Here’s my book:


And here’s an excerpt of Uncovered on the Advocate that shows an important piece of my story set squarely within the tangle of family:



June Roundtable Discussion – FREE to All

Inventing the Memoir: Truth Can Be Stronger Than Fiction

Amye ArcherAmye Archer

June 9


When I first started writing my memoir, I was nervous that it wasn’t interesting enough. After all, I was only 33. What life experience could I possibly cobble together to create a memoir? Mine was a story about being unhappily married and divorced and fat, and nothing else really.  There’s no big plot twist, no tragic deaths. So when a publisher showed interest and asked me to change my story to fiction, I didn’t hesitate. I rewrote the book four times as fiction. I killed my best friend, let my ex back into my bed, and essentially undid all of the progress I had made in real life during that year. What I realized was this: people stopped relating to the material as strongly as they did when it was memoir. As memoir, when I would read excerpts, I would have women and men approach me afterwards and tell me that they too have felt the heft of Fat Girl, Skinnyweight on their chest, the worm of self-loathing in their brains. What’s interesting about my memoir, is that it’s true. As memoir, I was embracing the reader. As fiction, I was holding the reader at arms length.

*You are never too young to write a memoir; everyone has a story buried somewhere inside.
*The strength of memoir lies in our ability to tap into the universal truth that connects us.
*Tips for writing that universal truth, finding truth in identity.
*Why memoir is different than fiction.



Amye Archer holds an MFA in Creative Writing from Wilkes University, and currently teaches at The University of Scranton. Amye’s full-length poetry collection, Bangs, was released in 2014. She has also published two chapbooks: A Shotgun Life and No One Ever Looks Up.  Amye’s work has appeared in Nailed Magazine, PMS: Poem Memoir Story, PANK, and various journals. She currently lives in Northeast, PA, with her husband, Tim, and their twin daughters Samantha and Penelope.



Listen to the recording below:

Featured NAMW Member – Leslie Johansen Nack

Leslie-2015finalLeslie’s memoir starts in a broken home in the 1970s and moves into a coming-of-age adventure when, at the age of 14, she and her two sisters have to batten down the hatches on their 45-foot sailboat to navigate the Pacific Ocean, as well as the stormy temper of their larger-than-life Norwegian father.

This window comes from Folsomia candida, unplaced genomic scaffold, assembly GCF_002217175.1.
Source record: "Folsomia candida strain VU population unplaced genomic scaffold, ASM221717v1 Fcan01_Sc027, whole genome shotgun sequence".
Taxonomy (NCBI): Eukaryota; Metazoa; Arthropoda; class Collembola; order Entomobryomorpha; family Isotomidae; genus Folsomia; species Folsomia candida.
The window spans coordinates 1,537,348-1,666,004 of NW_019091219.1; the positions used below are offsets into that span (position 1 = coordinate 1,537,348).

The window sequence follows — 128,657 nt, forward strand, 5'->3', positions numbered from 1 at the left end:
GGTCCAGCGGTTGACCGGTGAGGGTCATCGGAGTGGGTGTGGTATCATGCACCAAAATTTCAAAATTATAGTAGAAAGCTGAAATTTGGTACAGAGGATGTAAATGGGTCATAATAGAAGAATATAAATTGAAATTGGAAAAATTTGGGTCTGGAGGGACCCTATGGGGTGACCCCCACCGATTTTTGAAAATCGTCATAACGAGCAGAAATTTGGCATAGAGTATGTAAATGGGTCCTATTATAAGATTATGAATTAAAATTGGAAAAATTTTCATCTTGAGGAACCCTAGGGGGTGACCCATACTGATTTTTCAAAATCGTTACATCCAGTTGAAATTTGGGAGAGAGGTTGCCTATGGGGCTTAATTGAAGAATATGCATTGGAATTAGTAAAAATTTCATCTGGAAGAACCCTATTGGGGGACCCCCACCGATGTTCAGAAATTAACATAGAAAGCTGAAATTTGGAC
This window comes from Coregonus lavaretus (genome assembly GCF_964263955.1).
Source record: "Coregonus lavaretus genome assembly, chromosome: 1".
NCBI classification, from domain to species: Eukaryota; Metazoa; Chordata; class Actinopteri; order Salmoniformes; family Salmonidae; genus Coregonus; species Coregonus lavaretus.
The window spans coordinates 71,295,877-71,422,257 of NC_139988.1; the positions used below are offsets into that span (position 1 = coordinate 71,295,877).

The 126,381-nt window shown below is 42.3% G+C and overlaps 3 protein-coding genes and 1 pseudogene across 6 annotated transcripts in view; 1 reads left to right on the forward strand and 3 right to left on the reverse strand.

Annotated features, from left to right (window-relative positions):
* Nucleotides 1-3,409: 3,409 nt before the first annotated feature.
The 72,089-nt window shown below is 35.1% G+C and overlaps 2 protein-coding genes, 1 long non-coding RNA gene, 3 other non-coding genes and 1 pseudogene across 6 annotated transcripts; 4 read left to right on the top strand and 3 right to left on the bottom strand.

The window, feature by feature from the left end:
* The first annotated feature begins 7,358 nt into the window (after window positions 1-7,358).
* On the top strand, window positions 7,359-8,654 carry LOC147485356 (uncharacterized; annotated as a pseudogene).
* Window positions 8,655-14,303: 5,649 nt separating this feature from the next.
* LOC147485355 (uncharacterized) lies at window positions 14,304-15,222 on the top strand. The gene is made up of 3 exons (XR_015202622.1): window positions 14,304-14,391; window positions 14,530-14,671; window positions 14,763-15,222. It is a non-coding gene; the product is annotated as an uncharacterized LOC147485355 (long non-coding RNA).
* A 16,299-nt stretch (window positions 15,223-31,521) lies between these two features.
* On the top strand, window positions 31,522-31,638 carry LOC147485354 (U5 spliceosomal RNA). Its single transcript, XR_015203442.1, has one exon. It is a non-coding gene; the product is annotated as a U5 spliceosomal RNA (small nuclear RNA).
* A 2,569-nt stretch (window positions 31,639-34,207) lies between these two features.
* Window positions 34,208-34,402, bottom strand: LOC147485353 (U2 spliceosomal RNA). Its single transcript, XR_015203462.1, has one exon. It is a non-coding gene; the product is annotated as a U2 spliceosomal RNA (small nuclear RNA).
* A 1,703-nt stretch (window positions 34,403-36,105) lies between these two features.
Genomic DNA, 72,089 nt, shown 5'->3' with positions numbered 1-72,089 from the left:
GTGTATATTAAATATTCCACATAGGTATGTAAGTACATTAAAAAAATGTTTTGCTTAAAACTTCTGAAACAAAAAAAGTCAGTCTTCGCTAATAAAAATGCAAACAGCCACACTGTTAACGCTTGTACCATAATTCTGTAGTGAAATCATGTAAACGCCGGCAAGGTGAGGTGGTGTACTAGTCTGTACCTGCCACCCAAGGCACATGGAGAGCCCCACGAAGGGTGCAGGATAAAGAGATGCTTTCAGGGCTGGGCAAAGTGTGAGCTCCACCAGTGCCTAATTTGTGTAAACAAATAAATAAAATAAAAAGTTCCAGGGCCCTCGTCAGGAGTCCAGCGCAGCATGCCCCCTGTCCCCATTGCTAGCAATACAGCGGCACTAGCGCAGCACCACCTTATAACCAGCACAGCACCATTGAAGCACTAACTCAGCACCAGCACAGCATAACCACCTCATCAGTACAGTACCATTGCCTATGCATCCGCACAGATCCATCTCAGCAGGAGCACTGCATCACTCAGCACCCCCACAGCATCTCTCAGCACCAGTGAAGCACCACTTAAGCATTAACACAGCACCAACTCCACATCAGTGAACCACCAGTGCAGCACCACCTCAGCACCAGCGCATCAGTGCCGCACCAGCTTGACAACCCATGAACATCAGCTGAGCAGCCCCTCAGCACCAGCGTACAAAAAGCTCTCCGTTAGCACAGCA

It is the story of how a young girl comes into her own power and strength against all odds in a dysfunctional family having the adventure of a lifetime. Young Leslie embraces the sailing experience and turns it into a growth and maturation process, finding both beauty and spiritual solace in the natural world.

After her mother and father divorce at age seven, and full custody is given to her father, Leslie quickly learns the hard lessons of being Dad’s favorite. The abuse begins at age nine and doesn’t end until she begins to fight back at fourteen.

9781631529412At twelve, the family moved from their 63-acre rustic ranch in Northern California to a 45-foot sailboat in Southern California where they spent two-and-a-half years living aboard their boat preparing for the trip of their father’s dream.

On February 5, 1975, they left everybody they knew, including their mother and began the journey, landing first in French Polynesia. Fourteen is the first of two books in a story of courage and hope, and of one girl’s fight against an overbearing, abusive and sometimes irrational father who demanded the best, while sometimes doing less than the best himself. You will be inspired by Leslie’s courage and fight and be amazed at all she encounters and overcomes.”



Leslie Johansen Nack graduated UCLA with a BA in English literature. She is a member of the National Association of Memoir Writers and San Diego Writers Ink. She lives in San Diego and has two children with her husband of twenty-six years.

Who’s the Author? What are the Rules? Writing Stories from the Point of View of Another

Denis Ledoux

May Member Teleseminar

May 13

11 am PDT   12 pm MDT   1 pm CDT  2 PM EDT